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Choosing the Right Vehicle

Buying a new vehicle is usually both exciting and stressful; it is, likely the second most expensive ticket item you’ll buy, after a home, so you want to get it right. Before you even start looking at cars is the time to work through a decision-making process. And don’t wait to buy a car until you need one desperately: buying a car takes time, energy, and the ability to say, “No thanks,” to the salesman and drive away. In order to do that, make sure that you have a car that can still ‘drive away.’  

Unless money is no object, budgets are major considerations. Begin by setting a budget that you can realistically afford and live with. Even a new car quickly loses its appeal if you worry about the monthly credit line. Take this into account when looking at dealer incentives. For example, a car offered with 1% financing might be more affordable than a cheaper car at 5% interest.  

Buying cars also requires a fine balance between wants and needs. Everyone has their own personal taste which determines the type, look, make and model of the vehicle they want, but circumstances will sometimes trump wants.  You need to determine your current needs and focus on what is truly best for your current situation. You might have a dream car in mind, and your budget might even make buying it a possibility, but with three children to chauffeur daily, that Z450 sports model just won’t do it for you! On the other hand, that luxury land cruiser might be a status symbol, but for one or two people to drive to the local grocery store, it’s overkill.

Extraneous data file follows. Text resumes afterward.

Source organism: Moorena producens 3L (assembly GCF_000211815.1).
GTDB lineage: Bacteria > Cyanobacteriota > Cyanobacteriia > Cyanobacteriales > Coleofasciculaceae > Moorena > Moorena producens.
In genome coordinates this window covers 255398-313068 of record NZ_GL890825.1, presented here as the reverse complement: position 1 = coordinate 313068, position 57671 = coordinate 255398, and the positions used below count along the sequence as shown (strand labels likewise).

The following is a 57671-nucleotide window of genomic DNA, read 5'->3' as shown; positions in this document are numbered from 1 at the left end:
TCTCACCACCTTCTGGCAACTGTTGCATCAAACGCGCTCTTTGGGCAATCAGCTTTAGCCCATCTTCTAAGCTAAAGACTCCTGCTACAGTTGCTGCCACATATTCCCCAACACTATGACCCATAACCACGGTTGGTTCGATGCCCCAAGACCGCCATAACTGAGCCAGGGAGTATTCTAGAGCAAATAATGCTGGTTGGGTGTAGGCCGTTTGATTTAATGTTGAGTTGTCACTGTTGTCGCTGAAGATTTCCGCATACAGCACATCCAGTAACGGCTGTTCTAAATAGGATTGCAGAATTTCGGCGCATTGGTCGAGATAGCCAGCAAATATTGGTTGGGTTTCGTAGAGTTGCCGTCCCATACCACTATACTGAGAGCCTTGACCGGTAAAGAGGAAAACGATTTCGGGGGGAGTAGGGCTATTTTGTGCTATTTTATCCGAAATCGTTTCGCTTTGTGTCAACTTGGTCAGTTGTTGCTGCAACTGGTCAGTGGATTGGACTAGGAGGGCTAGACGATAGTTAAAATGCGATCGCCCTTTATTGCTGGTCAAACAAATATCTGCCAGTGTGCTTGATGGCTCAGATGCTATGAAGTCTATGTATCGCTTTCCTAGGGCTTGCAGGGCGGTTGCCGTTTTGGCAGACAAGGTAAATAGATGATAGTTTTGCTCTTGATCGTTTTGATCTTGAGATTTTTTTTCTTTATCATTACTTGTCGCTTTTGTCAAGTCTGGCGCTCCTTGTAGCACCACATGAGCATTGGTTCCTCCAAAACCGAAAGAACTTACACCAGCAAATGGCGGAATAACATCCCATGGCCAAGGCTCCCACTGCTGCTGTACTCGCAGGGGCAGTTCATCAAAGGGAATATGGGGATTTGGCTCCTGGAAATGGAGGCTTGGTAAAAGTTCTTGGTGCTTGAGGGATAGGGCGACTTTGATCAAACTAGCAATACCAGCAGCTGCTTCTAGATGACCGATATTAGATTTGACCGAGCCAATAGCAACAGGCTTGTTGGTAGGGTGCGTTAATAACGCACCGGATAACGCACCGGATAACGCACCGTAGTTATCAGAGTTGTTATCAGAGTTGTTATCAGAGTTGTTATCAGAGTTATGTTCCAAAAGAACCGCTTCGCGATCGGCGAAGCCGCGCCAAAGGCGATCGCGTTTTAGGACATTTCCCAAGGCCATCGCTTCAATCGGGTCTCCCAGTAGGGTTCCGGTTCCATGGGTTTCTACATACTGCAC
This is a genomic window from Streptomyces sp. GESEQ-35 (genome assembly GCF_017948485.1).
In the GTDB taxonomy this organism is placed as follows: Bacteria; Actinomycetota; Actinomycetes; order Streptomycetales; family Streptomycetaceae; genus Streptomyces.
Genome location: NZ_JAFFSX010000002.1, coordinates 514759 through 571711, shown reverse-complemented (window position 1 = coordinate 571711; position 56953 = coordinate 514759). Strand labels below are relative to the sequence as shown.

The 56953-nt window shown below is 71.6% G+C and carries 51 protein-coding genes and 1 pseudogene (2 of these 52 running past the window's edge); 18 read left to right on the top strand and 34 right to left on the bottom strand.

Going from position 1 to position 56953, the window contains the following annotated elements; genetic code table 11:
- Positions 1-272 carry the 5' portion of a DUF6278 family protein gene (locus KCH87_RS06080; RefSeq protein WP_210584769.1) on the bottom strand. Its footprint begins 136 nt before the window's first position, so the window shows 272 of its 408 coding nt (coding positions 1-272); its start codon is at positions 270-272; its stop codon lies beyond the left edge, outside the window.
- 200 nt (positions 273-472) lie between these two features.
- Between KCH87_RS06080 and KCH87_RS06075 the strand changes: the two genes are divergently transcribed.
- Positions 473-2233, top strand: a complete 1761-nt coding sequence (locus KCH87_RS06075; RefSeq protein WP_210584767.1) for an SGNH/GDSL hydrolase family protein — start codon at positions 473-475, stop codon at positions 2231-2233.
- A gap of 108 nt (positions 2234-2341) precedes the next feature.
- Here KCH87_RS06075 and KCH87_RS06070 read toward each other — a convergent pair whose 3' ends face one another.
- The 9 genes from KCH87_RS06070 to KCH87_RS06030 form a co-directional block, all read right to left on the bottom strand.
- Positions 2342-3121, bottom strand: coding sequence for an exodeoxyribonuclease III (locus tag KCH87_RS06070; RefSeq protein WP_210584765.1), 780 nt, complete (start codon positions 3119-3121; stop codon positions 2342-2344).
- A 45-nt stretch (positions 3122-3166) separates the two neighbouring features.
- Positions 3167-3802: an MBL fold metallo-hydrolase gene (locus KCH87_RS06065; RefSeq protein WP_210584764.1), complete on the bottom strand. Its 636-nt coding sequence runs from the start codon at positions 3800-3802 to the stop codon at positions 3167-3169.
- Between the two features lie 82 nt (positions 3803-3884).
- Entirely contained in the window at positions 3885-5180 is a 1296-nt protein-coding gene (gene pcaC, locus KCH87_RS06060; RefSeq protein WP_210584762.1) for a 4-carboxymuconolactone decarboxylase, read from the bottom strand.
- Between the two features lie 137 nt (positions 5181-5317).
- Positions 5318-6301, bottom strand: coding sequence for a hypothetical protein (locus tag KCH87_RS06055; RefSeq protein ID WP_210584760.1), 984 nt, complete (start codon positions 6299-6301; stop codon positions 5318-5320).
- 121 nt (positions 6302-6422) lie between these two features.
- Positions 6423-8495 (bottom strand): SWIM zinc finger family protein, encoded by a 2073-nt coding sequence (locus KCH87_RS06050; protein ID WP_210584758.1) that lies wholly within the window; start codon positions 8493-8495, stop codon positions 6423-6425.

To determine your needs, consider the following:

  • Size: full-size, compact sub-compact? 

  • Body type: 2 door vs. 4 door; sedan vs. coupe; suv/crossover vs. minivan? 

  • Working vehicle: consider a pick-up truck, many of which are as comfortable as a sedan.

  • Gas: mileage depends on the type of driving you do, city vs. highway. Premium gas adds to the cost of your weekly fill-up.

  • Insurance Costs: all vehicles are not equal; get a quotation from your insurance company 

  • Resale value: not relevant if you plan on keeping the car for a long time, but if you plan to sell in five years or less, it can be a factor.

  • Reliability: new cars should be problem free for several years, but if you plan on keeping your car, then a proven track record becomes an important consideration.

  • Propulsion: This is a new category: traditional gas engine vs. diesel, vs. hybrid, vs. plug-in. Most drivers continue to buy gasoline engines, but the alternatives are an increasing marking segment. This is a topic to explore all by itself. 

Eventually, you’ll narrow the choice to a specific type of vehicle. For example, you no longer need a large sedan or SUV, but you still want 4 doors and four wheel drive. You might look at a number of compact models or small crossover hatchbacks, and you no longer have to give up any creature comforts if you downsize. 

But which make of compact or crossover? This is where education comes in. Invest in the annual edition of Consumer Reports New Car Guide, read several car magazines and definitely consult Canada’s, Automobile Protection Association and its publications. When you test drive your final choices, you’ll know exactly what you’re looking for. 

A final word: try to have two choices, either one of which will make you happy. If you can’t make a fair deal with one dealer, you can easily walk away – make that drive away, because your old car is still working, remember? Go down the street to the other dealer. In this way, you’re always in the driver’s seat, so to speak. 

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